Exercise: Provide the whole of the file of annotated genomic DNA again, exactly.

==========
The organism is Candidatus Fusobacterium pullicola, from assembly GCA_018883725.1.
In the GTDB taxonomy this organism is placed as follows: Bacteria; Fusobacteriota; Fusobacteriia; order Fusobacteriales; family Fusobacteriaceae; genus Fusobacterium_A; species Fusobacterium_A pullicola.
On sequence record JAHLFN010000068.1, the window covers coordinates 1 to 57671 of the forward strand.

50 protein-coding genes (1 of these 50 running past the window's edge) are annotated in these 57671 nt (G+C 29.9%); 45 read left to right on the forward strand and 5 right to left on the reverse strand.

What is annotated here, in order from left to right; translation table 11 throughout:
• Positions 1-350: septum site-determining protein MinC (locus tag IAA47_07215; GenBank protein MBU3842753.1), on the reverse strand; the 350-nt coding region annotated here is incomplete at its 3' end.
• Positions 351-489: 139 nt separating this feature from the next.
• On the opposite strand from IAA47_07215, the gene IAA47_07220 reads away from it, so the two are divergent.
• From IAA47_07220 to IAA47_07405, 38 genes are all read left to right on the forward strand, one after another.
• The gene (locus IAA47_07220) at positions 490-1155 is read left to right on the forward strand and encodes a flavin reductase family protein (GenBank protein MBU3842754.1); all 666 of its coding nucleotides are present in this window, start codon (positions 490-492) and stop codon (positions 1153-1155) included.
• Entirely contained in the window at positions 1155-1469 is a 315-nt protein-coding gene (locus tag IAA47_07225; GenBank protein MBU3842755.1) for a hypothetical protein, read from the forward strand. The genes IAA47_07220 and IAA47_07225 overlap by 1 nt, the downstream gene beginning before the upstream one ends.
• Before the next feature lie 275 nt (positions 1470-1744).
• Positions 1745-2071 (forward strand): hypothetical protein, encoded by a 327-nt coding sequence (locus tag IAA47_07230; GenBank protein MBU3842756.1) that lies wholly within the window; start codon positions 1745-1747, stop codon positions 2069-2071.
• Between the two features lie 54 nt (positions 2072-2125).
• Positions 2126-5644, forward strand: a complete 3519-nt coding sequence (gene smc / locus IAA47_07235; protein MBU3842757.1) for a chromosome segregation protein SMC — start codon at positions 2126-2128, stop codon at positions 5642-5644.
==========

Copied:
The organism is Candidatus Fusobacterium pullicola, from assembly GCA_018883725.1.
In the GTDB taxonomy this organism is placed as follows: Bacteria; Fusobacteriota; Fusobacteriia; order Fusobacteriales; family Fusobacteriaceae; genus Fusobacterium_A; species Fusobacterium_A pullicola.
On sequence record JAHLFN010000068.1, the window covers coordinates 1 to 57671 of the forward strand.

50 protein-coding genes (1 of these 50 running past the window's edge) are annotated in these 57671 nt (G+C 29.9%); 45 read left to right on the forward strand and 5 right to left on the reverse strand.

What is annotated here, in order from left to right; translation table 11 throughout:
• Positions 1-350: septum site-determining protein MinC (locus tag IAA47_07215; GenBank protein MBU3842753.1), on the reverse strand; the 350-nt coding region annotated here is incomplete at its 3' end.
• Positions 351-489: 139 nt separating this feature from the next.
• On the opposite strand from IAA47_07215, the gene IAA47_07220 reads away from it, so the two are divergent.
• From IAA47_07220 to IAA47_07405, 38 genes are all read left to right on the forward strand, one after another.
• The gene (locus IAA47_07220) at positions 490-1155 is read left to right on the forward strand and encodes a flavin reductase family protein (GenBank protein MBU3842754.1); all 666 of its coding nucleotides are present in this window, start codon (positions 490-492) and stop codon (positions 1153-1155) included.
• Entirely contained in the window at positions 1155-1469 is a 315-nt protein-coding gene (locus tag IAA47_07225; GenBank protein MBU3842755.1) for a hypothetical protein, read from the forward strand. The genes IAA47_07220 and IAA47_07225 overlap by 1 nt, the downstream gene beginning before the upstream one ends.
• Before the next feature lie 275 nt (positions 1470-1744).
• Positions 1745-2071 (forward strand): hypothetical protein, encoded by a 327-nt coding sequence (locus tag IAA47_07230; GenBank protein MBU3842756.1) that lies wholly within the window; start codon positions 1745-1747, stop codon positions 2069-2071.
• Between the two features lie 54 nt (positions 2072-2125).
• Positions 2126-5644, forward strand: a complete 3519-nt coding sequence (gene smc / locus IAA47_07235; protein MBU3842757.1) for a chromosome segregation protein SMC — start codon at positions 2126-2128, stop codon at positions 5642-5644.